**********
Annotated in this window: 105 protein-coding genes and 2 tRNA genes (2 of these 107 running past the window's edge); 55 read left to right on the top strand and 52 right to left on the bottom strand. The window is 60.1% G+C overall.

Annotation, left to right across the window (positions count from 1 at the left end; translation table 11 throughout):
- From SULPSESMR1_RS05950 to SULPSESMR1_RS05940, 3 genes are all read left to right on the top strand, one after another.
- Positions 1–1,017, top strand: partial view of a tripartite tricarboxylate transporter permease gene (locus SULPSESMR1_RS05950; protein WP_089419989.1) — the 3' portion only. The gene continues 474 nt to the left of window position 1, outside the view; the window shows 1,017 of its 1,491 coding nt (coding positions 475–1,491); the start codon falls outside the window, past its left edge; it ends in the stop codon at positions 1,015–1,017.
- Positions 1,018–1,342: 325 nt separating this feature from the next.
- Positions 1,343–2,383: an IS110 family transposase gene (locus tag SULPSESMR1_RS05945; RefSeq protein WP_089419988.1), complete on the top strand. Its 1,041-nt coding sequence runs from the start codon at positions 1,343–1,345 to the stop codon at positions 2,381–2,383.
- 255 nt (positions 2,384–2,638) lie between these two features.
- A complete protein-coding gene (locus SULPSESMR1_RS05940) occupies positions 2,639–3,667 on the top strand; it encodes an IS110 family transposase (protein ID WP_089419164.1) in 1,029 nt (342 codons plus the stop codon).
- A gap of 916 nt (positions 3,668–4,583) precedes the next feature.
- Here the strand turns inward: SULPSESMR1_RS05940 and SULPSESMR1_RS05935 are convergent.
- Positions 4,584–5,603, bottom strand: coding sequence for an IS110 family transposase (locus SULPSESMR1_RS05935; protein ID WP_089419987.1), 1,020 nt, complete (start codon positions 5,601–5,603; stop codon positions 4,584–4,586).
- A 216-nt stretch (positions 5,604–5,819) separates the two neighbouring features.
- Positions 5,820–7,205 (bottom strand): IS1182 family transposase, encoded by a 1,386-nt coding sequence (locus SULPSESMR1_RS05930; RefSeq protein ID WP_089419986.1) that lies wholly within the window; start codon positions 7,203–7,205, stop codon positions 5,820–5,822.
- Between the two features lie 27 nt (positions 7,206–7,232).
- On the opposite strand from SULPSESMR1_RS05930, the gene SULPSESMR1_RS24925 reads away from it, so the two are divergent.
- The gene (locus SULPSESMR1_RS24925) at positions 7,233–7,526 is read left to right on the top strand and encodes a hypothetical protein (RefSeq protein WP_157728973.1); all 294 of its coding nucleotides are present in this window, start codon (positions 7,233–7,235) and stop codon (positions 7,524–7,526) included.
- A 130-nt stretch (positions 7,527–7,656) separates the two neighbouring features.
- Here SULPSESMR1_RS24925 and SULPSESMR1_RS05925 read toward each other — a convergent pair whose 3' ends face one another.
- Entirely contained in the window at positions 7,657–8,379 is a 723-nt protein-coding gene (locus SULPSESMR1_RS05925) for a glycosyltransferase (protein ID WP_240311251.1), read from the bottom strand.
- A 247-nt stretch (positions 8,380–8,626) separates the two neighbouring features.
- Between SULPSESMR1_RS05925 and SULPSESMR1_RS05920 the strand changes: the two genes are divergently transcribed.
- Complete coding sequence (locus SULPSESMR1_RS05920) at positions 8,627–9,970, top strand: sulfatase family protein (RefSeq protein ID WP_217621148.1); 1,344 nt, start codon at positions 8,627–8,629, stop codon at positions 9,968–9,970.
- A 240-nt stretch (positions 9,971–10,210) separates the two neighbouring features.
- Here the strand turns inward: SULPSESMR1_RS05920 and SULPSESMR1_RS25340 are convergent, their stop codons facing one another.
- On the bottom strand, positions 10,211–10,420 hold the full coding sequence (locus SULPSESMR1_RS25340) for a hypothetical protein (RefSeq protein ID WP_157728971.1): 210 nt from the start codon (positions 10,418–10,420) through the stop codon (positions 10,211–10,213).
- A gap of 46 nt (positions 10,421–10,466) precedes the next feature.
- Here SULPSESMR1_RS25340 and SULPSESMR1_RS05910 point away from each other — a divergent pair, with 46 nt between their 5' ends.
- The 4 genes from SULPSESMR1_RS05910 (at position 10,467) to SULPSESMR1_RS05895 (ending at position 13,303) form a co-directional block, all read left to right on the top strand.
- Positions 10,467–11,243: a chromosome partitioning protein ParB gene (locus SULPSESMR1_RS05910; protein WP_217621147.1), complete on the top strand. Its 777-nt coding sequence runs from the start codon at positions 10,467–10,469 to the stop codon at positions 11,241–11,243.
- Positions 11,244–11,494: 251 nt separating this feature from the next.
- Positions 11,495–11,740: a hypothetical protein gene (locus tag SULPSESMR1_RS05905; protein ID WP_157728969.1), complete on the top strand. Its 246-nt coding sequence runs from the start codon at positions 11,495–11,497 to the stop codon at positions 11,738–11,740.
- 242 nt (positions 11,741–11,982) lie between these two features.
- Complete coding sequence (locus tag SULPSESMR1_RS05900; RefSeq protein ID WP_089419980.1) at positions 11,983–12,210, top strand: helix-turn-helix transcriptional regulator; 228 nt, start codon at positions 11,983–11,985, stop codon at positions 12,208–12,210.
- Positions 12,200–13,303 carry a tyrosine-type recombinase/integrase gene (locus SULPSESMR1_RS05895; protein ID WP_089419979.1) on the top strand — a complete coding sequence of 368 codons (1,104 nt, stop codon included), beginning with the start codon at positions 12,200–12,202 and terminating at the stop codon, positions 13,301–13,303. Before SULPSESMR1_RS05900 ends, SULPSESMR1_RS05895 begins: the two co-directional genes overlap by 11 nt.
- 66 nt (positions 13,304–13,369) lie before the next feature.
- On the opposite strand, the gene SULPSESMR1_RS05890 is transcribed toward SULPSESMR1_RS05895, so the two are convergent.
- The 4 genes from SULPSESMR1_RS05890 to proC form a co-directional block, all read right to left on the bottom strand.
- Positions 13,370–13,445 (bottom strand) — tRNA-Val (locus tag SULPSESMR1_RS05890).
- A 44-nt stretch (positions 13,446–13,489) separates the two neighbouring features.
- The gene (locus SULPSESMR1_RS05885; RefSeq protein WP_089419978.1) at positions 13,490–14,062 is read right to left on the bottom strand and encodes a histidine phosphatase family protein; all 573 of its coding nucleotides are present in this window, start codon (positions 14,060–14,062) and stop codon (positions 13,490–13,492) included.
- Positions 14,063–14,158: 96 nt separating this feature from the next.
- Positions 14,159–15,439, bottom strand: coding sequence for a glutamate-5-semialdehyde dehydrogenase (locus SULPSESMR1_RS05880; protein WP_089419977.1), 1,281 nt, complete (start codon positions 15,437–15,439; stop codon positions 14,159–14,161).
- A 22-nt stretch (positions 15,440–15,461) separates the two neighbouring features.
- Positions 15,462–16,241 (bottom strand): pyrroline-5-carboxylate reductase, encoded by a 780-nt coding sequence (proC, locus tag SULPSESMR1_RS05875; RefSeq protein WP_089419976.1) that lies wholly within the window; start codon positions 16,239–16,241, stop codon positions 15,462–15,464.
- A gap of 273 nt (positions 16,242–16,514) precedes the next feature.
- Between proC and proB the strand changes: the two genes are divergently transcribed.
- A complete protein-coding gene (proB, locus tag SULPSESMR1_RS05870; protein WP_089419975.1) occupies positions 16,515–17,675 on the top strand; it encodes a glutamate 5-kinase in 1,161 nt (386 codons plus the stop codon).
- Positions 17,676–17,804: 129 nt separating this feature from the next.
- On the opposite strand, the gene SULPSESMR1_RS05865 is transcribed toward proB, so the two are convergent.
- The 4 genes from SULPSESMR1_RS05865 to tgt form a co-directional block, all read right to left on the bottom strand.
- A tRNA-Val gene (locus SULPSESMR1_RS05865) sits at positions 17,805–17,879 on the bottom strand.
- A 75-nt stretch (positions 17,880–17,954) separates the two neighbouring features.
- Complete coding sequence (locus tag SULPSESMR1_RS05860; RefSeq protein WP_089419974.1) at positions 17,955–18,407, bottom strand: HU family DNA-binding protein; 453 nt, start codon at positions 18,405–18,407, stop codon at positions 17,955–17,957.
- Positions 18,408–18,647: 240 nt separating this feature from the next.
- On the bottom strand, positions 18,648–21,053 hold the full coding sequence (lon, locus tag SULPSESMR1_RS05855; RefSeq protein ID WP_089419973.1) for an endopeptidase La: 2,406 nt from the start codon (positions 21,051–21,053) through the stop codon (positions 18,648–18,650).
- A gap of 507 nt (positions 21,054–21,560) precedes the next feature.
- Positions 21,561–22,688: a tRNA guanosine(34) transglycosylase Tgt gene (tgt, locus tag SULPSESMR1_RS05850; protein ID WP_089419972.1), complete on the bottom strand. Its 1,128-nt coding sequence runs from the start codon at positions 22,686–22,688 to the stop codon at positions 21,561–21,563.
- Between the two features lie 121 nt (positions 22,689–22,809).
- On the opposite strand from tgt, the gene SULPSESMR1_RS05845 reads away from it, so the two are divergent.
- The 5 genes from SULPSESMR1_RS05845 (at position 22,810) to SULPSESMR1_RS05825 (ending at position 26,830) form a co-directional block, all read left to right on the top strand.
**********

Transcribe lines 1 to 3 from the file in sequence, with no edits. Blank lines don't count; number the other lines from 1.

Annotated in this window: 105 protein-coding genes and 2 tRNA genes (2 of these 107 running past the window's edge); 55 read left to right on the top strand and 52 right to left on the bottom strand. The window is 60.1% G+C overall.

Annotation, left to right across the window (positions count from 1 at the left end; translation table 11 throughout):
- From SULPSESMR1_RS05950 to SULPSESMR1_RS05940, 3 genes are all read left to right on the top strand, one after another.